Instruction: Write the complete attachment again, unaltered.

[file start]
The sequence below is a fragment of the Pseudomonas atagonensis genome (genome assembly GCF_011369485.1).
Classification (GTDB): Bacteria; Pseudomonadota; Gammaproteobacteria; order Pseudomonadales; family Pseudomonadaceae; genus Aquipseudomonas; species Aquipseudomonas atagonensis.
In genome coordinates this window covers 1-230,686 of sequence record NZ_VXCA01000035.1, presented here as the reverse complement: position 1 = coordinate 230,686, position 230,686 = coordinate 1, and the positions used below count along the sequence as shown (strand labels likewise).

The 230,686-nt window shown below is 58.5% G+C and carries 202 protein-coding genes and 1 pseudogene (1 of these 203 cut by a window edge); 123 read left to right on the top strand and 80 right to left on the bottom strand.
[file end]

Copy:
The sequence below is a fragment of the Pseudomonas atagonensis genome (genome assembly GCF_011369485.1).
Classification (GTDB): Bacteria; Pseudomonadota; Gammaproteobacteria; order Pseudomonadales; family Pseudomonadaceae; genus Aquipseudomonas; species Aquipseudomonas atagonensis.
In genome coordinates this window covers 1-230,686 of sequence record NZ_VXCA01000035.1, presented here as the reverse complement: position 1 = coordinate 230,686, position 230,686 = coordinate 1, and the positions used below count along the sequence as shown (strand labels likewise).

The 230,686-nt window shown below is 58.5% G+C and carries 202 protein-coding genes and 1 pseudogene (1 of these 203 cut by a window edge); 123 read left to right on the top strand and 80 right to left on the bottom strand.